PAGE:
• Lab Test Considerations: Monitor CBC with differential and platelet count before and periodically throughout therapy.
    • Monitor assays of T cells (CD3, CD4, CD8); target CD3 is <25 cells/mm3 or plasma levels as determined by ELISA daily; target levels should be ≥800 ng/mL.
    • Monitor BUN, serum creatinine, and hepatic enzymes (AST, ALT, alkaline phosphatase, bilirubin), especially during the first 1–3 days of therapy. May cause transient ↑.

Potential Nursing Diagnoses

Risk for infection (Side Effects)
Excess fluid volume (Side Effects)


  • Physician will reduce dose of corticosteroids and azathioprine and discontinue cyclosporine during 10–14-day course of muromonab-CD3. Cyclosporine may be resumed 3 days before end of therapy.
    • Initial dose is administered during hospitalization; patient should be monitored closely for 48 hr. Subsequent doses may be administered on outpatient basis.
    • Keep medication refrigerated at 2–8°C. Do not shake vial. Solution may contain a few fine translucent particles that do not affect potency. Discard unused portion.
  • Intravenous Administration
  • pH: 6.5–7.5.
  • Draw solution into syringe via low-protein-binding 0.2- or 0.22-micrometer filter to ensure removal of translucent protein particles that may be present. Discard filter and attach 20-gauge needle for IV administration.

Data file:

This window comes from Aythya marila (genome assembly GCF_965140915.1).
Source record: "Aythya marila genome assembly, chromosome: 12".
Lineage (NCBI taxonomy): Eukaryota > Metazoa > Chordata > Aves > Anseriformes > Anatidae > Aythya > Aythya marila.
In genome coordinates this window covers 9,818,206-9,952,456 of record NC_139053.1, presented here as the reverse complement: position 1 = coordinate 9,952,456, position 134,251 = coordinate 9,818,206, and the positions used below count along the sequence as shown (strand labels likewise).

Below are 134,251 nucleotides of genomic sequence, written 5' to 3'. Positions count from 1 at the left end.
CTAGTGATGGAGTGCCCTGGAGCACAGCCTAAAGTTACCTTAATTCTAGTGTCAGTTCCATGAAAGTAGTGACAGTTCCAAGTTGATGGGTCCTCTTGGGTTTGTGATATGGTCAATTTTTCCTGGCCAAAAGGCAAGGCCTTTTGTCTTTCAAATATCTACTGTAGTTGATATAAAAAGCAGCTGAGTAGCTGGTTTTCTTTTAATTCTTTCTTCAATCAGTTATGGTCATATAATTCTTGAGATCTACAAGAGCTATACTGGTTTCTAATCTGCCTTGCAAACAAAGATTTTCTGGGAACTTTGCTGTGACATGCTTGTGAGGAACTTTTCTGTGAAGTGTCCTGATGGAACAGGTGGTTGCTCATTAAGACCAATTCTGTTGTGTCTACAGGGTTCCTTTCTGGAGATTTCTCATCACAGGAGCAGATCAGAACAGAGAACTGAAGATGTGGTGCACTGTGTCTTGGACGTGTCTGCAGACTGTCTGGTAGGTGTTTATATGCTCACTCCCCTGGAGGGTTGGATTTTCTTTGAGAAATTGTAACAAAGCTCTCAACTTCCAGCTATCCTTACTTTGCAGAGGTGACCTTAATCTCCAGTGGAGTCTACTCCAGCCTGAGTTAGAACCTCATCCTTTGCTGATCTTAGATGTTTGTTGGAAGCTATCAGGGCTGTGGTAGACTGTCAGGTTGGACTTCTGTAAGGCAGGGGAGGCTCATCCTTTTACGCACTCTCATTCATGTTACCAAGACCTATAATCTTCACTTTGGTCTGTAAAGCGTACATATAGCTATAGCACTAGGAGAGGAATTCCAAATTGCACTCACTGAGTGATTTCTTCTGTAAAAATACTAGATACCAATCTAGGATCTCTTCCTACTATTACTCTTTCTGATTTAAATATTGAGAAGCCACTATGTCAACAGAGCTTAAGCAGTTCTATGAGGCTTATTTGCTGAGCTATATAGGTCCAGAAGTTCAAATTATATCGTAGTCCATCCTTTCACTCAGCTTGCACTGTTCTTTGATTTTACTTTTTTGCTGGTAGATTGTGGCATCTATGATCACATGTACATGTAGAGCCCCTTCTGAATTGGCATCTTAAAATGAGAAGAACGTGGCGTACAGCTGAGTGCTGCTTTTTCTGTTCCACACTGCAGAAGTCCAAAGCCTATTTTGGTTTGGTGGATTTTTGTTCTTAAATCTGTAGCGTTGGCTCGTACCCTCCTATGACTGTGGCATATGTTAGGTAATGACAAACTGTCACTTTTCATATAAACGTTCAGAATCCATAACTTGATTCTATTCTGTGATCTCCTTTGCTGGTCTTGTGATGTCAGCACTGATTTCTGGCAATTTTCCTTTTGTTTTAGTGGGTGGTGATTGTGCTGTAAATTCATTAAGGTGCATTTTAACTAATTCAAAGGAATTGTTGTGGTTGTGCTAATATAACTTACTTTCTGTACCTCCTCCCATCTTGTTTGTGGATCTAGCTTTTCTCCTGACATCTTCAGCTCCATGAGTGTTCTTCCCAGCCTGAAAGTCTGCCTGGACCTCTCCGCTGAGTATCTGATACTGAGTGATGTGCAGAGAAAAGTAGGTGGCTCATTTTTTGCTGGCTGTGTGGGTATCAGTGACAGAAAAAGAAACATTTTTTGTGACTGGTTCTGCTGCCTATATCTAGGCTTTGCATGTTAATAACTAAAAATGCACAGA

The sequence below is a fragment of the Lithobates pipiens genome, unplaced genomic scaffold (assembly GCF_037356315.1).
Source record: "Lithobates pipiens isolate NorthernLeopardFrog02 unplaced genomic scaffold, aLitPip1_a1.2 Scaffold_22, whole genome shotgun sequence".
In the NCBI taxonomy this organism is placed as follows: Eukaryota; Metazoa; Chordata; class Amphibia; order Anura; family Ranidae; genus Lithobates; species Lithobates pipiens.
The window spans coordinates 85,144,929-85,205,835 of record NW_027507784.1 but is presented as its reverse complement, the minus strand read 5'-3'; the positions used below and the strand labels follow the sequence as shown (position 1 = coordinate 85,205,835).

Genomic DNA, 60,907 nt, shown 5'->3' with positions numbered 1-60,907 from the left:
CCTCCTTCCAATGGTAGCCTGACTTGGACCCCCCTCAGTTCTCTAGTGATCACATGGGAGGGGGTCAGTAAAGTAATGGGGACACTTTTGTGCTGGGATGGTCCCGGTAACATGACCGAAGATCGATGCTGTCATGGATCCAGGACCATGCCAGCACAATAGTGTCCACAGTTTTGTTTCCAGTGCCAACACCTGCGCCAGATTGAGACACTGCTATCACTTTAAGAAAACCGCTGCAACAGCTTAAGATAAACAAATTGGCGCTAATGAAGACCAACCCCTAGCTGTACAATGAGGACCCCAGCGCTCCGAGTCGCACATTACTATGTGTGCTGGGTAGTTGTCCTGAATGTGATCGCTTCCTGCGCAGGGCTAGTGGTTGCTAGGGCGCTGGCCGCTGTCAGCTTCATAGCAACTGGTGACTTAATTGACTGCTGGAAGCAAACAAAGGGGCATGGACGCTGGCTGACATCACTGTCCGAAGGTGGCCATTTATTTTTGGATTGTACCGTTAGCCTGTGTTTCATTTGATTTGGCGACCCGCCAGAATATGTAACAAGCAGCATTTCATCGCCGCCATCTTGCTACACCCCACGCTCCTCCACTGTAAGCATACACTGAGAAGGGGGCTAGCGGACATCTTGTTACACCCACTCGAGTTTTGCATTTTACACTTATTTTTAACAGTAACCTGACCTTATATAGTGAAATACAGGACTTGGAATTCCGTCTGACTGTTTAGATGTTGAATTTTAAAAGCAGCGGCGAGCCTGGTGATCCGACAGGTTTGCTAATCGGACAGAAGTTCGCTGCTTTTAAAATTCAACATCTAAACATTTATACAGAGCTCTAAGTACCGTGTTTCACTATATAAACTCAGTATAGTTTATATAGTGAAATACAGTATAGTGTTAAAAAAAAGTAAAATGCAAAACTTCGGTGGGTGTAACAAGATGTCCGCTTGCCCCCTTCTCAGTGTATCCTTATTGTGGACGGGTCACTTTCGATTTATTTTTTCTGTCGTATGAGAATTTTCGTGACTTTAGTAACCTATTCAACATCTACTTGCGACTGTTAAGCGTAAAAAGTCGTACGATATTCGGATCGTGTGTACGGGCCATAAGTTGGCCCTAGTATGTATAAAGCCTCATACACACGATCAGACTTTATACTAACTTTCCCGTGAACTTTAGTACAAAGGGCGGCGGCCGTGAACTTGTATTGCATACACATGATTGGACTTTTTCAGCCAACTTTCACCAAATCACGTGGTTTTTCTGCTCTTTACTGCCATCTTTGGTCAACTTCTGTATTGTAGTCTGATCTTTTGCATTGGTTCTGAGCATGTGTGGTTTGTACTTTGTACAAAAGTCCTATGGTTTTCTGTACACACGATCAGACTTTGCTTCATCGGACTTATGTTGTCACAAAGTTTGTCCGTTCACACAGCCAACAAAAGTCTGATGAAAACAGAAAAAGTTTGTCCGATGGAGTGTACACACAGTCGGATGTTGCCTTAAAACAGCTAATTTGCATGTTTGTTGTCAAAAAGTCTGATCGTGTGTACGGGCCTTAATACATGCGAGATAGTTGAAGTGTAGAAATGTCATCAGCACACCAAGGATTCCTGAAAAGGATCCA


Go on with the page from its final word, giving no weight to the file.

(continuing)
• Concentration: 1 mg/mL (undiluted).
  • Rate: Administer IV push over <1 min. Do not administer as an infusion.
  • Y-Site Incompatibility: Do not admix; do not administer in IV line containing other medications. If line must be used for other medications, flush with 0.9% NaCl before and after muromonab-CD3.

Patient/Family Teaching

  • Explain purpose of medication to patient. Inform patient of possible initial-dose side effects, which are markedly reduced in subsequent doses. Explain that patient will need to resume lifelong therapy with other immunosuppressive drugs after completion of muromonab-CD3 course.
  • Inform patient of potential for CRS. Describe reportable symptoms.
  • Instruct patient to continue to avoid crowds and persons with known infections, as this drug also suppresses the immune system.
  • Advise patient to notify health care professional at first sign of rash, urticaria, tachycardia, dyspnea, or difficulty swallowing.
  • May cause dizziness. Caution patient to avoid driving or other activities requiring alertness until response is known.
  • Instruct patient not to receive any vaccinations and to avoid contact with persons receiving oral polio vaccine without advice of health care professional.

Evaluation/Desired Outcomes

  • Reversal of the symptoms of acute organ rejection.
Drug Guide, © 2015 Farlex and Partners
References in periodicals archive ?
Orthoclone OKT3: Chemical mechanisms and functional effects of degradation of a therapeutic monoclonal antibody.
Similar findings have been reported with immunosuppressive mouse monoclonal antibodies (Orthoclone OKT3, Ortho Pharmaceutical), which induced a rise in human anti-mouse antibody titers because of the same immunization process (21, 22).